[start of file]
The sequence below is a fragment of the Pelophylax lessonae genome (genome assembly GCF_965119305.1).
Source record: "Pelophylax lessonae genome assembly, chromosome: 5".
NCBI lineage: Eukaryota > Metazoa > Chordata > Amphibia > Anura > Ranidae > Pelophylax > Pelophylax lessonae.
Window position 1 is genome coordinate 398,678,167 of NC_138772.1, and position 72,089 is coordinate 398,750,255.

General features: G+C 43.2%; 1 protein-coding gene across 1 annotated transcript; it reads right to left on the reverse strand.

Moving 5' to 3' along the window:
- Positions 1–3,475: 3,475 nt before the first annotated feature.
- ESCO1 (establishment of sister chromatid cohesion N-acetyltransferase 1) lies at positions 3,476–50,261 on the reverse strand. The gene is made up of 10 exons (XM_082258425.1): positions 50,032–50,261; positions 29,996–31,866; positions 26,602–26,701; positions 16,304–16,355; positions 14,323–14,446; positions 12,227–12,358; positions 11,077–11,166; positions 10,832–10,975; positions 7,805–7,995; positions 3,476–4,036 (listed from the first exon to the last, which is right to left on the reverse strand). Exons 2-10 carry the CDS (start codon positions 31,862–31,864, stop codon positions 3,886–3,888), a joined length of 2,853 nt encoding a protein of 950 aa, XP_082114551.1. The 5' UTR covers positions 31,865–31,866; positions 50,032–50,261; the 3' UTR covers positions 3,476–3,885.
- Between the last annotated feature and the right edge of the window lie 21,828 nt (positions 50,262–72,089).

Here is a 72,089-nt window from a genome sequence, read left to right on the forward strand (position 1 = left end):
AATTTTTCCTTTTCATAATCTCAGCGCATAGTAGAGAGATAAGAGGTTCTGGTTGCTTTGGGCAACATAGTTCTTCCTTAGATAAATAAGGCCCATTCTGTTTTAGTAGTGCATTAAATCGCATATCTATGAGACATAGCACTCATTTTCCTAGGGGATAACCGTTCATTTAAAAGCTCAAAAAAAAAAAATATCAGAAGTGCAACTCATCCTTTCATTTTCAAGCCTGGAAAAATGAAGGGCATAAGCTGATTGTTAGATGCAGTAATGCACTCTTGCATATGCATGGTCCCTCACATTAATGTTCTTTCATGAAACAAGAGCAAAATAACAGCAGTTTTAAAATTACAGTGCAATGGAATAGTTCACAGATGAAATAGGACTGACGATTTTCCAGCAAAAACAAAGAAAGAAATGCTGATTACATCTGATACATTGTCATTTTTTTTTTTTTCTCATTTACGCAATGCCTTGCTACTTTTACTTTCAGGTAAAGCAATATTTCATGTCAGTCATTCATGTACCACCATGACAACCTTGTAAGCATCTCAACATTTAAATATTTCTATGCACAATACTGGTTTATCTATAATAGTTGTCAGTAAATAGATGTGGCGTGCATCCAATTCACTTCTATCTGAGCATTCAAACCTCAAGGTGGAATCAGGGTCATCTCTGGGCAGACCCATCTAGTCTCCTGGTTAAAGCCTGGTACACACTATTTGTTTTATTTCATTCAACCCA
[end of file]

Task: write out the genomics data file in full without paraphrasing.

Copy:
The sequence below is a fragment of the Pelophylax lessonae genome (genome assembly GCF_965119305.1).
Source record: "Pelophylax lessonae genome assembly, chromosome: 5".
NCBI lineage: Eukaryota > Metazoa > Chordata > Amphibia > Anura > Ranidae > Pelophylax > Pelophylax lessonae.
Window position 1 is genome coordinate 398,678,167 of NC_138772.1, and position 72,089 is coordinate 398,750,255.

General features: G+C 43.2%; 1 protein-coding gene across 1 annotated transcript; it reads right to left on the reverse strand.

Moving 5' to 3' along the window:
- Positions 1–3,475: 3,475 nt before the first annotated feature.
- ESCO1 (establishment of sister chromatid cohesion N-acetyltransferase 1) lies at positions 3,476–50,261 on the reverse strand. The gene is made up of 10 exons (XM_082258425.1): positions 50,032–50,261; positions 29,996–31,866; positions 26,602–26,701; positions 16,304–16,355; positions 14,323–14,446; positions 12,227–12,358; positions 11,077–11,166; positions 10,832–10,975; positions 7,805–7,995; positions 3,476–4,036 (listed from the first exon to the last, which is right to left on the reverse strand). Exons 2-10 carry the CDS (start codon positions 31,862–31,864, stop codon positions 3,886–3,888), a joined length of 2,853 nt encoding a protein of 950 aa, XP_082114551.1. The 5' UTR covers positions 31,865–31,866; positions 50,032–50,261; the 3' UTR covers positions 3,476–3,885.
- Between the last annotated feature and the right edge of the window lie 21,828 nt (positions 50,262–72,089).

Here is a 72,089-nt window from a genome sequence, read left to right on the forward strand (position 1 = left end):
AATTTTTCCTTTTCATAATCTCAGCGCATAGTAGAGAGATAAGAGGTTCTGGTTGCTTTGGGCAACATAGTTCTTCCTTAGATAAATAAGGCCCATTCTGTTTTAGTAGTGCATTAAATCGCATATCTATGAGACATAGCACTCATTTTCCTAGGGGATAACCGTTCATTTAAAAGCTCAAAAAAAAAAAATATCAGAAGTGCAACTCATCCTTTCATTTTCAAGCCTGGAAAAATGAAGGGCATAAGCTGATTGTTAGATGCAGTAATGCACTCTTGCATATGCATGGTCCCTCACATTAATGTTCTTTCATGAAACAAGAGCAAAATAACAGCAGTTTTAAAATTACAGTGCAATGGAATAGTTCACAGATGAAATAGGACTGACGATTTTCCAGCAAAAACAAAGAAAGAAATGCTGATTACATCTGATACATTGTCATTTTTTTTTTTTTCTCATTTACGCAATGCCTTGCTACTTTTACTTTCAGGTAAAGCAATATTTCATGTCAGTCATTCATGTACCACCATGACAACCTTGTAAGCATCTCAACATTTAAATATTTCTATGCACAATACTGGTTTATCTATAATAGTTGTCAGTAAATAGATGTGGCGTGCATCCAATTCACTTCTATCTGAGCATTCAAACCTCAAGGTGGAATCAGGGTCATCTCTGGGCAGACCCATCTAGTCTCCTGGTTAAAGCCTGGTACACACTATTTGTTTTATTTCATTCAACCCA